SIDEBAR: Anti-corruption and ethical governance

ACRU 2020 was fortunate to have Anna Lam, Executive Director (Acting), Hong Kong Business Ethics Development Centre (BEDC), Independent Commission Against Corruption (ICAC), to highlight anti-corruption and ethical governance issues in Session 3 of the webinar.

Ms Lam started her presentation by highlighting the fact that Hong Kong is one of least corrupt jurisdictions in Asia. According to the 2019 TRACE Matrix business bribery risk assessment conducted by the RAND Corporation, Hong Kong has the lowest bribery risk in Asia. This is in no small part due to Hong Kong’s good legislative and regulatory regime, such as the Prevention of Bribery Ordinance (POBO) enforced by the ICAC, but also to its high-quality anti-corruption enforcement.

While legal compliance is a necessity for any organisation, of course, Ms Lam emphasised that there are huge benefits to be gained from going beyond compliance to ensure ‘ethical governance’ in your organisation.

She went on to discuss the roles governance professionals play as a first line of defence against corruption and malpractice. ‘Governance professionals and company secretaries play a very important role acting as a check and balance on company management and advising the board. They act as guardians of corporate governance,’ she said.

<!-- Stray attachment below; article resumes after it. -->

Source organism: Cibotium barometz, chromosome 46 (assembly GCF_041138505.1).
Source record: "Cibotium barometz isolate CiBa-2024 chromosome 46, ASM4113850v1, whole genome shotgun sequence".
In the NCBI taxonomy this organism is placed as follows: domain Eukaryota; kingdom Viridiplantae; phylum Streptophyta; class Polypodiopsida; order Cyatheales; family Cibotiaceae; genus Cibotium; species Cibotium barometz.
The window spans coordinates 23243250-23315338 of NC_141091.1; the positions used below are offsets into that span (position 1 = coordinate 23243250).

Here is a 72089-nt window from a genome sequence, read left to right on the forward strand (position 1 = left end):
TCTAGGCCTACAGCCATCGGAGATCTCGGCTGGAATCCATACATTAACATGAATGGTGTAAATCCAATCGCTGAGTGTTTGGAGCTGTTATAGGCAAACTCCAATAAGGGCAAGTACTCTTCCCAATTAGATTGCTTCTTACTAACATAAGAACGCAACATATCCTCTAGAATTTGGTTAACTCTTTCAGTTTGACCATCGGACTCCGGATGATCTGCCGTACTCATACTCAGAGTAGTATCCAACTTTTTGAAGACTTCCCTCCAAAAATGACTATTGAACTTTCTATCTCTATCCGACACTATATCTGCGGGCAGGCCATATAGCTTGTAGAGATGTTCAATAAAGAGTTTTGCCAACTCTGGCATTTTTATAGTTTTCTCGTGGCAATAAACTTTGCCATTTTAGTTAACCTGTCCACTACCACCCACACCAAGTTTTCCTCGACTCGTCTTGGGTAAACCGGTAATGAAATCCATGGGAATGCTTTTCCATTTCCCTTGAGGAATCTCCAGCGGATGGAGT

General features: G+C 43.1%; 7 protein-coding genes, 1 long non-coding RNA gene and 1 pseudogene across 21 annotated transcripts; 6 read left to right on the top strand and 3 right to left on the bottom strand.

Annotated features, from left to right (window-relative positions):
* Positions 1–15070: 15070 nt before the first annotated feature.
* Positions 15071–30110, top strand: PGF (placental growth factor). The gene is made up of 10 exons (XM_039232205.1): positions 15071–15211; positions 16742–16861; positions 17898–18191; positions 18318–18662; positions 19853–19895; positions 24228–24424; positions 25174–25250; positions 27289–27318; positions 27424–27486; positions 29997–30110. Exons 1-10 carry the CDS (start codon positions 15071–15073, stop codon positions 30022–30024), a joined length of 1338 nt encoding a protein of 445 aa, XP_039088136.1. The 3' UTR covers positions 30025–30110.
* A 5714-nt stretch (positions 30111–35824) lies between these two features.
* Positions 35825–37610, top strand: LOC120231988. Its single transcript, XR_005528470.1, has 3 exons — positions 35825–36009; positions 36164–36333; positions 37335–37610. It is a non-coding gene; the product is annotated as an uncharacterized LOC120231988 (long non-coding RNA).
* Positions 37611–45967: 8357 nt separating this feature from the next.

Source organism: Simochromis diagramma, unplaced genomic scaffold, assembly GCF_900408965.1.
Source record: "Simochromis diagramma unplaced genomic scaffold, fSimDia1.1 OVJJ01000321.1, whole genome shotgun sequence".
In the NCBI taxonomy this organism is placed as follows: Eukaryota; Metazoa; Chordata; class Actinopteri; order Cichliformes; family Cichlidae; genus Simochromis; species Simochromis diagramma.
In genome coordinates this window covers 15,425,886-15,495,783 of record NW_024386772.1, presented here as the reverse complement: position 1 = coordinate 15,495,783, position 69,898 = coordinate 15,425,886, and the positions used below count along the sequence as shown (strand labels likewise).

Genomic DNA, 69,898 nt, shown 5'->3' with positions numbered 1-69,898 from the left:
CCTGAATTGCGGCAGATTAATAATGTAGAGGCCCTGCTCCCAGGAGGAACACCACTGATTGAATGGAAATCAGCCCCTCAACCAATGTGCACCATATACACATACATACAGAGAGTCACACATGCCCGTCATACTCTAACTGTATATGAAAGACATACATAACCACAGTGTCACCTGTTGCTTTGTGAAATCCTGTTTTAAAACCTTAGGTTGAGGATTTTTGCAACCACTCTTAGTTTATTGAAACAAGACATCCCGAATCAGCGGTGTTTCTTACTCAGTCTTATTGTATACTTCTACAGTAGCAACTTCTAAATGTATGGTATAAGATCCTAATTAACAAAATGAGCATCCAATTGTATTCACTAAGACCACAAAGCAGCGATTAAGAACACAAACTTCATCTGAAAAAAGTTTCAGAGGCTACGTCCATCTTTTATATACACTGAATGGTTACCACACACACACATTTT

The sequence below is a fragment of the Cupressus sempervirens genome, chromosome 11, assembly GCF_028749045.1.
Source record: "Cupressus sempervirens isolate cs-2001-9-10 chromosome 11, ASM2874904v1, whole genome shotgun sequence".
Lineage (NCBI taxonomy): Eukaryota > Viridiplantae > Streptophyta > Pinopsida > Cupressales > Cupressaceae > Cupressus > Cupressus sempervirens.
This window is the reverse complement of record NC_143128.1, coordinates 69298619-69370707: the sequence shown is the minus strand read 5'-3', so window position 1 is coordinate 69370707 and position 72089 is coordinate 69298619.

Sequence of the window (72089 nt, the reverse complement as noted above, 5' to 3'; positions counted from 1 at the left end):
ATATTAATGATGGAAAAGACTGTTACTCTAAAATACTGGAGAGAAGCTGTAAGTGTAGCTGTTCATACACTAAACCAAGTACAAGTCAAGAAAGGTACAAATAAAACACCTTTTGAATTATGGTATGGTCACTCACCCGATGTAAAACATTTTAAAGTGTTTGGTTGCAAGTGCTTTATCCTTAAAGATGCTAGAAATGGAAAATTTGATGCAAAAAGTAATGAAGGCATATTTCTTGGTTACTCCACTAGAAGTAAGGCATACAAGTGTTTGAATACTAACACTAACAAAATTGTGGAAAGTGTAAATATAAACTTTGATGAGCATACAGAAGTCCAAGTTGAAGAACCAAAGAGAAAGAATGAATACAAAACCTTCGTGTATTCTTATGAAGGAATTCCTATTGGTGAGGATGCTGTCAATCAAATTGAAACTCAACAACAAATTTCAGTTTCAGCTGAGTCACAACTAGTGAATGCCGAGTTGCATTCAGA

To fulfil this role, however, company secretaries need to stay up to date with all legislative, regulatory and corporate governance developments. She urged company secretaries, as governance professionals, to think not only in terms of legal compliance but to promote ethical governance. They should do this in their role of advising the management and board on best practices, as well as facilitating induction and the professional development of directors and staff. She added that these functions have led to company secretaries being known as the ‘conscience of the company’.

She also pointed out that there are many resources available online that company secretaries can use to inform themselves of governance best practice. These include the Institute’s guidance notes. Ernest Lee FCIS FCS(PE), Institute Treasurer, Technical Partner of Deloitte China and the Chair of ACRU Session 3, added that the Institute’s Ethics, Bribery and Corruption Interest Group has issued five guidance notes on this area of practice, the latest one being in October 2019.

Ms Lam also recommended the Hong Kong Institute of Certified Public Accountant’s Code of Ethics and the many publications produced by the ICAC available on the BEDC website: https://hkbedc.icac.hk. In addition, the ICAC offers free anti-corruption and ethics training to people in the business sector every year.

‘Be ready to contact the ICAC’, Ms Lam said, ‘we want to be helpful’.